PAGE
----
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Drive Hard
In Theaters: 10/03/2014
On Video: 11/11/2014
By: Matthew O'Connell
Drive Hard
But Walk Soft.
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Drive Hard tries hard to be tongue-in-cheek B-movie pulp that entertains you for 89 minutes with slick action and funny dialogue. It tries to build a fun rapport between two competent leads while a fast-paced, cross-country car chase taps your adrenaline. It tries to make you feel sympathy for Thomas Jane’s down-on-his-luck Peter Roberts and captivate you with John Cusack’s charismatic Simon Keller. It attempts all of this but fails spectacularly, because despite being a car chase movie, it has no engine keeping it running.

Peter Roberts’ (Jane) problems are as boring as they come. His daughter is a brat who hates him, and his wife is a nag who also hates him. He’s an emasculated ex-racecar-driver-manchild who spends his nights daydreaming about having dignity. He works at a driving school, where he mostly spills coffee on himself and gets laughed at. His customer today is too-cool Simon Keller (John Cusack), conspicuously attired in a full bank-robber uniform of black hat, black gloves, black jacket, and big sunglasses.

After Roberts and Keller stumble through exchanges laden with labored exposition and backstory (“You were great once!”), we witness the shortest and most confusing bank robbery ever put on film. Then Roberts gets tricked into being Keller’s getaway driver because the story demands it, not because it makes any sense. Then a mandatory car chase that lacks any suspense and never seems to exceed 30 miles per hour. This and every subsequent, poorly-staged chase engage every trope in the handbook: knocking over vendor carts in the street, hiding in an alley while the cops cruise by, and my favorite, the unnecessary cut-ins of a foot slamming down on gas pedal repeatedly despite no change in speed and a hand shifting gears repeatedly even though they’re clearly driving an automatic.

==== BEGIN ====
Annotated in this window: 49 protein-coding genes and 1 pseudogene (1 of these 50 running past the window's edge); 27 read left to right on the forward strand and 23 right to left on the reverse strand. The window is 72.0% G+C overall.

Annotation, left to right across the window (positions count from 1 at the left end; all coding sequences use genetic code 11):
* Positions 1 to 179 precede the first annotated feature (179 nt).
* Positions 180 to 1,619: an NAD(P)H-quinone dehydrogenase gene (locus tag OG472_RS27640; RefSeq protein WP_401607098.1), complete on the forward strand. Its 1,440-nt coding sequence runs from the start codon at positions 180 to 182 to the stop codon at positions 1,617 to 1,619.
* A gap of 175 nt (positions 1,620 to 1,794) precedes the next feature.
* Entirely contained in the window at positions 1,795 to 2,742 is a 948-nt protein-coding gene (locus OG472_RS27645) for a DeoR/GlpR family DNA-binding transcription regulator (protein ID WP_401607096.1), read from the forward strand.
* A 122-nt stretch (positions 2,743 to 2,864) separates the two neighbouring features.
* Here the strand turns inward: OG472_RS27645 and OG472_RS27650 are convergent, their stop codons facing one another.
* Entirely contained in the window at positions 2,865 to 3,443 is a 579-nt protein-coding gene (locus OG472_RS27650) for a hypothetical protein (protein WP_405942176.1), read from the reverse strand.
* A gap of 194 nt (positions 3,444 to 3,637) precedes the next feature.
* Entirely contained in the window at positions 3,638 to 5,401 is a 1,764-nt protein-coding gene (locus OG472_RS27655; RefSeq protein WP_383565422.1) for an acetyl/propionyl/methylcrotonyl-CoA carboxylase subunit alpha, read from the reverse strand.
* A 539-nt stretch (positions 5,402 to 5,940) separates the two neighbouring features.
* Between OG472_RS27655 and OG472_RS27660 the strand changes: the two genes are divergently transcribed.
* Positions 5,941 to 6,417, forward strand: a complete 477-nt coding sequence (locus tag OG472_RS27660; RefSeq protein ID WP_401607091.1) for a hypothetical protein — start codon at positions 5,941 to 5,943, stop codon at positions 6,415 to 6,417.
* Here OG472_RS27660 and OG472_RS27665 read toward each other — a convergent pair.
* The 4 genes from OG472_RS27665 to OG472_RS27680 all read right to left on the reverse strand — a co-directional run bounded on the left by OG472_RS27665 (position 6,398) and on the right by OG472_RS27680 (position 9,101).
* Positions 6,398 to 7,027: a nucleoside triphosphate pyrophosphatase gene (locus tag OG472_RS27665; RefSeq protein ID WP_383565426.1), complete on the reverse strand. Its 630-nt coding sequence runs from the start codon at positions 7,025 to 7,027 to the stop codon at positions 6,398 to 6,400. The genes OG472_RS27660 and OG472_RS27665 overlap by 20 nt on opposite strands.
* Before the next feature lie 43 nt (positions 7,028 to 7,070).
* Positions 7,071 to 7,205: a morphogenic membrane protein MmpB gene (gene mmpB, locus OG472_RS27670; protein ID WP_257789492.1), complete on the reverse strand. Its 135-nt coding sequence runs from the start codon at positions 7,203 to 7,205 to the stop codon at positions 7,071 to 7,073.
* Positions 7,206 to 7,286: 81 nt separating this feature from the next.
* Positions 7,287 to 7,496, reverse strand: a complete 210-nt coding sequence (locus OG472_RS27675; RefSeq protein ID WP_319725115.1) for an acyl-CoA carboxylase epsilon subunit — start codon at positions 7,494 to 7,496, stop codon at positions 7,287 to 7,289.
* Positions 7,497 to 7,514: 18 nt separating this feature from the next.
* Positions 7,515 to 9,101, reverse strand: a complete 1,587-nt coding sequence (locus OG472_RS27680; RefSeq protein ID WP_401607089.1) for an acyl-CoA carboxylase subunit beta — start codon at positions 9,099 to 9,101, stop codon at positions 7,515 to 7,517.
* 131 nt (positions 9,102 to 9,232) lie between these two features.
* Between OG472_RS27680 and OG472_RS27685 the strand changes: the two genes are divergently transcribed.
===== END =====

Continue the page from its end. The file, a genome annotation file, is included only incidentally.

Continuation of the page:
Once they get some space from the antagonists, Cusack and Jane do their best to transform forced, stunted dialogue into amusing banter. Sometimes it works, but mostly because Cusack has a way of making almost anything seem urgent and funny. His charm is lined with self-deprecating humor, his many expository lines delivered with enough exasperation for us to momentarily disregard how awkward the whole thing is. Jane’s miserable schmuck persona is equally over the top, securing the campy tone but doing nothing to make the movie more bearable.

There’s also a subplot that’s thin and uninteresting and exists (as far as I can surmise) only to stretch a thin, unimaginative, formula script to feature-length running time — and to further assure us that the writer has no idea how law enforcement or financial institutions or cars actually work.

Veteran director Brian Trenchard-Smith revels in these high turnover, low-budget formula movies (microwave popcorn flicks?), with dozens of similar titles to his name (Doomsday Rock, BMX Bandits, Dead End Drive-In…). One would hope that talent like Cusack and Jane would help lift Drive Hard towards the top of that modest heap, but there’s just nothing here to work with. No sense of danger, no suspense, no twists, and very limited laughs. A soundtrack that sounds like public domain elevator music doesn’t help. This one seems quite content to slink into the background and await its final resting place: the back catalogues of Netflix’s filler content that they’ll try to force on you for the next five years because you admitted you like Con Air.